Posted 9.11.17

Three years ago, calf-rearer Lisa Bebbington saw an opportunity to set herself up with her own unit specifically focused on rearing heifer calves through the first 4 months of life – a critical early growth phase.

When a county council farm – Stone Farm, near Langport in Somerset – was put up for sale, Lisa acquired what was effectively a greenfield site. Here, she has overseen the design and construction of a purpose-built calf shed and started her business.

Dairy heifer calves are picked up from the dairy farm once a week and reared until 4 months of age, before being returned there.  Rearing is charged on a per calf per day basis. Lisa supplies milk powder, pellets and straw. The farmer pays for vaccines, and for worming and fly tagging when calves are turned out.

Shed design 

LisaBebbington rgbLisa did her own research for the design of the new calf shed, which included visiting farms and getting advice from her vet Oliver Tilling of Shepton Vets.

The building has been designed to hold up to 100 ‘baby’ calves. It is 120 x 40ft, and has a 22° pitched roof and vented ridge.  For the walls, concrete panels prevent draughts and are easy to steam-clean, and Yorkshire boarding, above calf height, aids ventilation.

Lisa explains: “The heat from the calves is not enough to drive circulation of air, and so ventilation is further improved with two overhead air tubes and fans.  This brings fresh air in from outside, and holes in the tubes drop the air just above the calves’ noses.  So they don’t feel any draughts.”

Calf pens are sited down either side of the shed.  The floor is concreted, and designed to slope from the back of the pens to the front.  Excess fluids drain into a central channel.

Management 

When calves arrive at 7-10 days of age, they are put into groups of seven or eight per pen.  Pneumonia could be a risk, despite the good ventilation. Lisa explains,  “My vet carried out tests on cows at the source farm as well as cattle already here at Stone Farm, to see what bacteria and viruses were present.  To protect the young calves, we vaccinate for PI3 and RSV at 2 and 4 weeks of age.”

The calves are bedded up every other day with straw and pens are cleaned out every three weeks.

Lisa dehorns the young calves as early as possible using the battery-operated Horn-Up device. She anaesthetises them first, and afterwards administers pain relief using the NSAID Metacam.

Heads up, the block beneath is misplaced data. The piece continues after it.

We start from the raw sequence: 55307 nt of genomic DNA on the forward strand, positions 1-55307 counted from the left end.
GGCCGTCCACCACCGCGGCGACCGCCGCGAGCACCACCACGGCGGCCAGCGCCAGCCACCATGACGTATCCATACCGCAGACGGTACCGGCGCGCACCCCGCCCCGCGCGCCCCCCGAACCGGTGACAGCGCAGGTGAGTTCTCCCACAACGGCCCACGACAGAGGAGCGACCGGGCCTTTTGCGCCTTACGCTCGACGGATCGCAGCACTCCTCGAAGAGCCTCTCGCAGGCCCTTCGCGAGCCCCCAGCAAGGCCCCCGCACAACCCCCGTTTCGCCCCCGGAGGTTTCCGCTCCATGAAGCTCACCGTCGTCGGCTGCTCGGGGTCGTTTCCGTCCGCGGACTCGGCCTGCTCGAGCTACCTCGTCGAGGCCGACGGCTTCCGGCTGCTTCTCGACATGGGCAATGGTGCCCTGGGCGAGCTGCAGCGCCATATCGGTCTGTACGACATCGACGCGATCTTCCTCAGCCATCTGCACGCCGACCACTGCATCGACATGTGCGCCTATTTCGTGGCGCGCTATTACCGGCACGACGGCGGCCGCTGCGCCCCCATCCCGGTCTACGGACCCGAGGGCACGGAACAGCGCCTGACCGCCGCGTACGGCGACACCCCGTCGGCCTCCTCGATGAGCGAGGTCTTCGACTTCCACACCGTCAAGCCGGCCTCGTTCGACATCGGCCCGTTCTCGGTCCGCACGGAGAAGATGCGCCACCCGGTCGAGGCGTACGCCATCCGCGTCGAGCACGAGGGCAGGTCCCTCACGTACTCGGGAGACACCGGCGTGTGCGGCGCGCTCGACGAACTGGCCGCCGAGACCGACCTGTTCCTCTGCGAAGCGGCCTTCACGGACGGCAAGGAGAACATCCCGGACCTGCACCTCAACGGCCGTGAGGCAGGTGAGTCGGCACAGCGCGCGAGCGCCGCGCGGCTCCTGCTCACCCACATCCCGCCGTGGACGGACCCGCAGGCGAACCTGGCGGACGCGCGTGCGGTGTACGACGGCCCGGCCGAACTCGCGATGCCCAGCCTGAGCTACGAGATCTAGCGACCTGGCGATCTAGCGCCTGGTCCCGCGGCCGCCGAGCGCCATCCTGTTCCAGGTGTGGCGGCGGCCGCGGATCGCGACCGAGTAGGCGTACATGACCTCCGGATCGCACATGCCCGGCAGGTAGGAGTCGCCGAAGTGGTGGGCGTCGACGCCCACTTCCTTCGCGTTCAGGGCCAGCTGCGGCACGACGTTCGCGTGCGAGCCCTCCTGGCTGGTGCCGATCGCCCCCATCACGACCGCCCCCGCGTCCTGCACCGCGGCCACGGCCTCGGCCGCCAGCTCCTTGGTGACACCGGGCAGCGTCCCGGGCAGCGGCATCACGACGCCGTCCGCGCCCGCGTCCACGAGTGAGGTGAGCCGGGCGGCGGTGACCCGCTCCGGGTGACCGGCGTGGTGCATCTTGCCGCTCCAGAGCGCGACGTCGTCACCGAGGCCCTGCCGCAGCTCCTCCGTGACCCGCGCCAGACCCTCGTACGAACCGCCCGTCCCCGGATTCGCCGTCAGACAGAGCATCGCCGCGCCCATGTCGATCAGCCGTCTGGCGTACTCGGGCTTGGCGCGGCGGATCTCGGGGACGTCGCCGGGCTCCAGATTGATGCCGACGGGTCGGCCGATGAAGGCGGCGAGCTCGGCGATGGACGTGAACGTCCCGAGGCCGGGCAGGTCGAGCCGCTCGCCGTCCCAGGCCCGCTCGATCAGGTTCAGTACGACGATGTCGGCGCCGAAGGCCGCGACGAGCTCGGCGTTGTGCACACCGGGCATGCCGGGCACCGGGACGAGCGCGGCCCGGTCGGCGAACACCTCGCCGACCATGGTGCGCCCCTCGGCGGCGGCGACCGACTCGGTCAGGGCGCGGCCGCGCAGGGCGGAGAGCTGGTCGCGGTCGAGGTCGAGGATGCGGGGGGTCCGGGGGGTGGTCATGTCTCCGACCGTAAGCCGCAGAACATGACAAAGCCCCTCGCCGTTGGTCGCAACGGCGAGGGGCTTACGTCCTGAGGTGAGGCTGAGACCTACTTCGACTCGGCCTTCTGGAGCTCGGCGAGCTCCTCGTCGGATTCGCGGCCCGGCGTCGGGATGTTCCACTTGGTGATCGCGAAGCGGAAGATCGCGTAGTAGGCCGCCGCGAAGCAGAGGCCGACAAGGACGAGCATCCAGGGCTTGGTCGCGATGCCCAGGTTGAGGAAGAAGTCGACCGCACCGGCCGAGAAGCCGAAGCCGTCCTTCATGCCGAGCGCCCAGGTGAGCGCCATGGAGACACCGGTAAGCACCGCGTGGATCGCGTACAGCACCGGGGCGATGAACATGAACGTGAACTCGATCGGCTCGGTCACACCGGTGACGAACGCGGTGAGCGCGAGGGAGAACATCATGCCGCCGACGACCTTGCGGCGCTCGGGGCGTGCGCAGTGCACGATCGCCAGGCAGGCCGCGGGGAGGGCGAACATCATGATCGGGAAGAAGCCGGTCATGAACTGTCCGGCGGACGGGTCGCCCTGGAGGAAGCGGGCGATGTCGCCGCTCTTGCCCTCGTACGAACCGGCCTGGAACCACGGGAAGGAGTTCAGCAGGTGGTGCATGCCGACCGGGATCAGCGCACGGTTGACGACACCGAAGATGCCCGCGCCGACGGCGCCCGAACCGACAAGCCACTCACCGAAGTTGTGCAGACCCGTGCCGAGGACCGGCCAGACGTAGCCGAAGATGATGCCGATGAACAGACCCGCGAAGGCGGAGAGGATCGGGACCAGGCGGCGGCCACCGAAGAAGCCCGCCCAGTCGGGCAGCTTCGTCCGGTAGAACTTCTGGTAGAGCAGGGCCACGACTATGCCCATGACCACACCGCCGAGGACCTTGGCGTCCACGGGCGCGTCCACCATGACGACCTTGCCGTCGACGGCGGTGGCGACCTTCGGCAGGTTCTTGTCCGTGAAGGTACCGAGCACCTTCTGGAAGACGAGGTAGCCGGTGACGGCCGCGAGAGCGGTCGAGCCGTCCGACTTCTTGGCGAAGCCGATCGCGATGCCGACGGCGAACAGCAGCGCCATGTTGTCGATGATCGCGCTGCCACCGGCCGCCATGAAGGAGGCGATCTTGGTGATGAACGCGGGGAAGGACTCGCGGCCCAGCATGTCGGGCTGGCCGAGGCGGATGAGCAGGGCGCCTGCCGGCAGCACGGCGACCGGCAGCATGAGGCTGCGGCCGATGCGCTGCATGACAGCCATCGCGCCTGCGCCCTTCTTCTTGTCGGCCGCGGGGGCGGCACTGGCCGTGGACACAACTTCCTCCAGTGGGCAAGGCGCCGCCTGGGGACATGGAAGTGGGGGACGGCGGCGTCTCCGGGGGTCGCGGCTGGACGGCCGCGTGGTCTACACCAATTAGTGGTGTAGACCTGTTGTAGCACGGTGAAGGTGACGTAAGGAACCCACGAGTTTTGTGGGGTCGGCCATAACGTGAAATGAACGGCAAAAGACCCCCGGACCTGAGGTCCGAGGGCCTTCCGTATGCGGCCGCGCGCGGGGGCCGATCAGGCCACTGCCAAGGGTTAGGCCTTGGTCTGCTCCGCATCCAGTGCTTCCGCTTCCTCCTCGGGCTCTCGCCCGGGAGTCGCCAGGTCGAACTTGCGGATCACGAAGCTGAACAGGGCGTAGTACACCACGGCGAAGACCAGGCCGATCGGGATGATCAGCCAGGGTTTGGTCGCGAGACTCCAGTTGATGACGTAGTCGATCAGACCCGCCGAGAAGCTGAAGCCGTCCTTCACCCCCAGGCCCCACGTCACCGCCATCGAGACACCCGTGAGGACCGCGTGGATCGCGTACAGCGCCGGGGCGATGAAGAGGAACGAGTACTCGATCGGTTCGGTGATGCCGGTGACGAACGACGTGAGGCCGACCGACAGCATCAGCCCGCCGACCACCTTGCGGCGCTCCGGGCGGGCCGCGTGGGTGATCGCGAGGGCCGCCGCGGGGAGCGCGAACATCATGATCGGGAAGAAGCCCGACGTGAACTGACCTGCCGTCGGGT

Calf feeding on MB with saliva rgbFeeding

Buckets of water are available from the start, and are refreshed twice a day.  Calves also receive an 18% CP starter pellet ad lib, from day one.

Milk replacer – a 36% protein skim milk powder – is fed at a concentration of 150g/litre. Lisa explains, “I use a kitchen thermometer to ensure it is mixed at 45°C to break down the fats, and then add cold water to cool it down to 38°C for feeding.”

Calves are started off on 2.5 litres twice daily.  This rises to a maximum of 6 litres, twice daily, by seven weeks of age.  They are then cut back to a 1 litre night feed.  At around 9 weeks of age, once they are eating 2kg/day of feed, they are weaned.

Milk is dispensed to the calves via Milk Bar compartment feeders. When the calves arrive into a pen, each feeder is fitted with new Milk Bar teats.  The design of the teat slows down the speed of drinking and the similarly aged calves will finish drinking around the same time.

Lisa explains: “Calves stay firmly fixed onto their teat and initially have to suckle hard to get the milk.  This prevents them gulping it down too quickly and getting bloat, which has happened with some of the faster-flowing teats.

“Using a feeder is better than a bucket, as calves feed with a natural suckling angle, necks stretched up to the teat.

“The Milk Bar teats also make the calves produce a lot of saliva and afterwards there’s no cross suckling or navel sucking like there is with other teats.  They just go and lie down.

“The feeders are strong but light, I find them easy to lift on and off the rail for cleaning.  I do this after every feed and steam-clean them once a week. In-between feeds, I flip them upside-down to stop calves sucking the teats.

“The teats are easy to pull out and replace ready for the next batch of calves.”

On weaning, calves are moved out of the shed and out to grass or into hutches where they have free access to haylage and calf rearer nuts.

Lisa weighs the calves when they arrive on the farm and again when they leave aged 4 months. She has been achieving growth rates of between 700-800kg/day.

A new service

This set-up had been proving very successful and Lisa had been contract-rearing 300 dairy calves per year.  However earlier this year when a different farm was shutdown with TB, Lisa spotted another opportunity, a niche in the market.

She applied for a licence to become a TB isolation unit, and has taken on rearing the dairy cross calves and black and white bulls.  She is rearing them up to 10 months and will then sell them as stirks, once they have two clear TB tests.

When these calves leave, Lisa plans to make her facilities and rearing service available to other TB-stricken farms.

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